Correct synchronization is needed to ensure correct results from Vulkan operations (whether graphical or computational). Modern graphics hardware is both parallel and pipelined, with various operations happening simultaneously for performance reasons. Vulkan has a limited number of ordering guarantees but, for most operations, it is the application's responsibility to inform the implementation when ordering is required between operations. The need for such synchronization operations arises when the same region of memory is used by subsequent operations in different ways; for example, a mip-level being written by a blit operation and then being used for sampled lookup by a shader. If these two uses are not guaranteed to operate sequentially, a data hazard exists.
A Vulkan Synchronization Validation layer has been created to help identify resource access conflicts due to missing or incorrect synchronization operations between actions (Draw, Copy, Dispatch, Blit) reading or writing the same regions of memory.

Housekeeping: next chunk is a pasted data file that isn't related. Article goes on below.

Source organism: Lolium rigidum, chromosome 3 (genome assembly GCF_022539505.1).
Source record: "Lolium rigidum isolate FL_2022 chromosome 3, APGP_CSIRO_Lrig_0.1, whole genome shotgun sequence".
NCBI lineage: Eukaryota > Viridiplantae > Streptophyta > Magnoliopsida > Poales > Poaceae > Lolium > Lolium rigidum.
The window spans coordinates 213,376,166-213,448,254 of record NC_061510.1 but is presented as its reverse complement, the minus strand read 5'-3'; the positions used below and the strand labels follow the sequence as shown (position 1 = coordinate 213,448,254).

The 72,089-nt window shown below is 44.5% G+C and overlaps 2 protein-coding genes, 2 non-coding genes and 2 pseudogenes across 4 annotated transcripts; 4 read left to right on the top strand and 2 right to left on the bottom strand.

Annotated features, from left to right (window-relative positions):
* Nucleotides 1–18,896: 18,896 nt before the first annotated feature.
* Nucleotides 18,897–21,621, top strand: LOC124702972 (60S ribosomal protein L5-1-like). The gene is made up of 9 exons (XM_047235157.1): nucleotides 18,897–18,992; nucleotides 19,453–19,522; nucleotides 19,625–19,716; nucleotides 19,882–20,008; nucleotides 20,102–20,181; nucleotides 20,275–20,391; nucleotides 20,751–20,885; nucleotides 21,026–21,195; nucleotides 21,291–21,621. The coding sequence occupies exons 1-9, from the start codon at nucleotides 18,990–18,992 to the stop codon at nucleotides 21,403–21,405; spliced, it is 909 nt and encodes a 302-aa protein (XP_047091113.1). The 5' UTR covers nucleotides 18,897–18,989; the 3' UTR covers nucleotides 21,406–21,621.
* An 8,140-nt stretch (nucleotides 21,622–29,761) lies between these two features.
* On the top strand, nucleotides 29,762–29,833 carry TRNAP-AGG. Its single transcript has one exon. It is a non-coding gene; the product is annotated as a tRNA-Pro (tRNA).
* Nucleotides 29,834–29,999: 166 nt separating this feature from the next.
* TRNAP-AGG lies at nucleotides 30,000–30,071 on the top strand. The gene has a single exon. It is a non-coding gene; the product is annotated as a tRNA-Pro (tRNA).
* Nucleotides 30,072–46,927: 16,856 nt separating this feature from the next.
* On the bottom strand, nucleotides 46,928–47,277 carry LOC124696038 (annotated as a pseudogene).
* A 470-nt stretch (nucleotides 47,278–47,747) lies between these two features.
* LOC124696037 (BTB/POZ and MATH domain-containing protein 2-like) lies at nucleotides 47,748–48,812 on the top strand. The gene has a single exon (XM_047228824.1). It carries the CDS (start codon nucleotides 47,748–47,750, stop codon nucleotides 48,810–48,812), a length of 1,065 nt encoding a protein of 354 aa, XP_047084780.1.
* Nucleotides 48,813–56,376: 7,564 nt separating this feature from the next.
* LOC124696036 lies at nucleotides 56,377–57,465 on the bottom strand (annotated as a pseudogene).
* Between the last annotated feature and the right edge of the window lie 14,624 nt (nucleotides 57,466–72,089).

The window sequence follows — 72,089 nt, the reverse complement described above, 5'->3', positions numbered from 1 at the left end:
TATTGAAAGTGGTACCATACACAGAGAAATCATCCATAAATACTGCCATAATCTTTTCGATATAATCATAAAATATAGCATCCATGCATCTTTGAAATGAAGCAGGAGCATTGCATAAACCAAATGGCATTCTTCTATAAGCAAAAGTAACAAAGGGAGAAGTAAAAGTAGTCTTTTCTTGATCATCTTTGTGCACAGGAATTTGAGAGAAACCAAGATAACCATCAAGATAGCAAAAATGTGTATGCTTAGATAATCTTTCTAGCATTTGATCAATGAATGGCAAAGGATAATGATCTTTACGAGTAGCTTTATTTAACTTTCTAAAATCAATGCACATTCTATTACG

The Guide to Vulkan Synchronization Validation (PDF), a LunarG white paper, provides an overview of synchronization and why it is important along with a quick-start guide for new users. The reader will learn about synchronization validation and associated validation messages, how to use synchronization validation, and how to optimize it.
Developers should be familiar with both Vulkan Synchronization and using/configuring Vulkan Validation before trying to run synchronization validation.